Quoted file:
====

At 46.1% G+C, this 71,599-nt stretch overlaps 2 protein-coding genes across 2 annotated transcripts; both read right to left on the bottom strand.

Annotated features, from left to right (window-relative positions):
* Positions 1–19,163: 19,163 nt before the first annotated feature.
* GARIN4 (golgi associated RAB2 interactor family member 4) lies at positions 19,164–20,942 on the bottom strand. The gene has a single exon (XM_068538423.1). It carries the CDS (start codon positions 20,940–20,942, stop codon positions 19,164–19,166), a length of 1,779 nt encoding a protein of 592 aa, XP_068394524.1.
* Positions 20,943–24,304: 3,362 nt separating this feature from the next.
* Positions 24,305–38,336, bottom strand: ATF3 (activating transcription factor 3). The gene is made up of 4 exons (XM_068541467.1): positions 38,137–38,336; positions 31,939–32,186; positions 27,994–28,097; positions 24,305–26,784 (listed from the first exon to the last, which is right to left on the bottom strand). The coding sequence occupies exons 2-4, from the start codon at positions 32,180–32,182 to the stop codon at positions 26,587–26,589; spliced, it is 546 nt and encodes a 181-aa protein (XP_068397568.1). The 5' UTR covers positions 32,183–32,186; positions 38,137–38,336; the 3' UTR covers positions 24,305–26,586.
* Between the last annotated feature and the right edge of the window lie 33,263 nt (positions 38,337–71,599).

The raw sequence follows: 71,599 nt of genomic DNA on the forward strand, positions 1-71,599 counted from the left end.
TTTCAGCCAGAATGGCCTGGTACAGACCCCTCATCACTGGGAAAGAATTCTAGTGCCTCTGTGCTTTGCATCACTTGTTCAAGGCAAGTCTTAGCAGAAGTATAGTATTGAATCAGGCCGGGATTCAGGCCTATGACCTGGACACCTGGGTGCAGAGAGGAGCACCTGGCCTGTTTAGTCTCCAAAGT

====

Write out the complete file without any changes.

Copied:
At 46.1% G+C, this 71,599-nt stretch overlaps 2 protein-coding genes across 2 annotated transcripts; both read right to left on the bottom strand.

Annotated features, from left to right (window-relative positions):
* Positions 1–19,163: 19,163 nt before the first annotated feature.
* GARIN4 (golgi associated RAB2 interactor family member 4) lies at positions 19,164–20,942 on the bottom strand. The gene has a single exon (XM_068538423.1). It carries the CDS (start codon positions 20,940–20,942, stop codon positions 19,164–19,166), a length of 1,779 nt encoding a protein of 592 aa, XP_068394524.1.
* Positions 20,943–24,304: 3,362 nt separating this feature from the next.
* Positions 24,305–38,336, bottom strand: ATF3 (activating transcription factor 3). The gene is made up of 4 exons (XM_068541467.1): positions 38,137–38,336; positions 31,939–32,186; positions 27,994–28,097; positions 24,305–26,784 (listed from the first exon to the last, which is right to left on the bottom strand). The coding sequence occupies exons 2-4, from the start codon at positions 32,180–32,182 to the stop codon at positions 26,587–26,589; spliced, it is 546 nt and encodes a 181-aa protein (XP_068397568.1). The 5' UTR covers positions 32,183–32,186; positions 38,137–38,336; the 3' UTR covers positions 24,305–26,586.
* Between the last annotated feature and the right edge of the window lie 33,263 nt (positions 38,337–71,599).

The raw sequence follows: 71,599 nt of genomic DNA on the forward strand, positions 1-71,599 counted from the left end.
TTTCAGCCAGAATGGCCTGGTACAGACCCCTCATCACTGGGAAAGAATTCTAGTGCCTCTGTGCTTTGCATCACTTGTTCAAGGCAAGTCTTAGCAGAAGTATAGTATTGAATCAGGCCGGGATTCAGGCCTATGACCTGGACACCTGGGTGCAGAGAGGAGCACCTGGCCTGTTTAGTCTCCAAAGT